Ancient Monuments

History on the Ground

This site is entirely user-supported. See how you can help.

Northern round cairn on north end of The Tongue, Troutbeck Park

A Scheduled Monument in Lakes, Cumbria

Approximate Location Map
Large Map »
Street or Overhead View
Contributor Photos »

If Google Street View is available, the image is from the best available vantage point looking, if possible, towards the location of the monument. Where it is not available, the satellite view is shown instead.

Coordinates

Latitude: 54.4609 / 54°27'39"N

Longitude: -2.8884 / 2°53'18"W

OS Eastings: 342505.059317

OS Northings: 507639.633721

OS Grid: NY425076

Mapcode National: GBR 8J8V.GP

Mapcode Global: WH827.L4RK

Entry Name: Northern round cairn on north end of The Tongue, Troutbeck Park

Scheduled Date: 12 June 1974

Last Amended: 23 August 1993

Source: Historic England

Source ID: 1011594

English Heritage Legacy ID: 22549

County: Cumbria

Civil Parish: Lakes

Traditional County: Westmorland

Lieutenancy Area (Ceremonial County): Cumbria

Church of England Parish: Troutbeck Jesus Church

Church of England Diocese: Carlisle

Details

The monument is a round cairn located on a ridge at the northern end of The
Tongue between the valleys of Trout Beck and Hagg Gill. It includes an oval
mound of largely turf-covered stones up to 0.8m high with maximum dimensions
of 13m by 10m. There is a shallow irregularly-shaped central depression 0.1m
deep.

MAP EXTRACT
The site of the monument is shown on the attached map extract.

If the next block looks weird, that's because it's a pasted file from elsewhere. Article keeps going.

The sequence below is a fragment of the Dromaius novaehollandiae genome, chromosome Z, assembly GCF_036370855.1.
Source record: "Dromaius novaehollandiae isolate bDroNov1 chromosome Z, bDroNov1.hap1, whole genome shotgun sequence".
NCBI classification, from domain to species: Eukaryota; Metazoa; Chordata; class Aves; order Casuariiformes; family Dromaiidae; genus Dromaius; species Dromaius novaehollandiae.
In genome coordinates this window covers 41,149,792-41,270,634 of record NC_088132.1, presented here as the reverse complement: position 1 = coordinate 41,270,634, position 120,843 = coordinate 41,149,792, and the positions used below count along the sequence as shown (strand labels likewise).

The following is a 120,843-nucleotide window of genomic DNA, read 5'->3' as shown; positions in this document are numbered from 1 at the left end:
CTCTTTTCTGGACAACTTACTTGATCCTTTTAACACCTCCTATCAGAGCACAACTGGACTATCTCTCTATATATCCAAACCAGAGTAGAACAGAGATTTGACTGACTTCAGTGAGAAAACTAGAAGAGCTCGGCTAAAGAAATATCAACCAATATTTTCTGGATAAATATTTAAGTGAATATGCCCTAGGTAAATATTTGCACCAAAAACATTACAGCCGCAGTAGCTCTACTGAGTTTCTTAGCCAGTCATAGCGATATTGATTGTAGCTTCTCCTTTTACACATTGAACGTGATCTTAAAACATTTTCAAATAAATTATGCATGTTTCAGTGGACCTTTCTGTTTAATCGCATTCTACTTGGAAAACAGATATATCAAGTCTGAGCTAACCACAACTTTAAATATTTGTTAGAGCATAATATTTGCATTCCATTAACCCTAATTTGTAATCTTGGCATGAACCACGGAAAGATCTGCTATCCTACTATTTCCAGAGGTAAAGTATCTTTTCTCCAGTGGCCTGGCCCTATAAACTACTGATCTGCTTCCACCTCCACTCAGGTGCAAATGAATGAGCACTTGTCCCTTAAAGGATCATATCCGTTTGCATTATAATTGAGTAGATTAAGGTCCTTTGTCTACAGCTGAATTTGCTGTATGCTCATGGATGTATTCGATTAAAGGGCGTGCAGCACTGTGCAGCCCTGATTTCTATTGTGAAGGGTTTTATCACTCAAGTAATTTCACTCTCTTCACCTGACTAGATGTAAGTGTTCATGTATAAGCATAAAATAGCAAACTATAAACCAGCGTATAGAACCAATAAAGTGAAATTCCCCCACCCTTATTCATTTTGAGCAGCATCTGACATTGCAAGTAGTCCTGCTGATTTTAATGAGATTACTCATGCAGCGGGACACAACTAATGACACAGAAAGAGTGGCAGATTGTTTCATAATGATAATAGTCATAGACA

It includes a 2 metre boundary around the archaeological features,
considered to be essential for the monument's support and preservation.

Source: Historic England

Reasons for Scheduling

Round cairns are prehistoric funerary monuments dating to the Bronze Age
(c.2000-700 BC). They were constructed as stone mounds covering single or
multiple burials. These burials may be placed within the mound in stone-lined
compartments called cists. In some cases the cairn was surrounded by a ditch.
Often occupying prominent locations, cairns are a major visual element in the
modern landscape. They are a relatively common feature of the uplands and are
the stone equivalent of the earthen round barrows of the lowlands. Their
considerable variation in form and longevity as a monument type provide
important information on the diversity of beliefs and social organisation
amongst early prehistoric communities. They are particularly representative of
their period and a substantial proportion of surviving examples are considered
worthy of protection.

The monument is a rare survival in Cumbria of an unexcavated example of this
class of monument. It will contain undisturbed archaeological deposits within
the mound and upon the old landsurface beneath.

Source: Historic England

Sources

Other
Darvill,T., MPP Single Monument Class Description - Bowl Barrows, (1988)

Source: Historic England

Other nearby scheduled monuments

AncientMonuments.uk is an independent online resource and is not associated with any government department. All government data published here is used under licence. Please do not contact AncientMonuments.uk for any queries related to any individual ancient or schedued monument, planning permission related to scheduled monuments or the scheduling process itself.

AncientMonuments.uk is a Good Stuff website.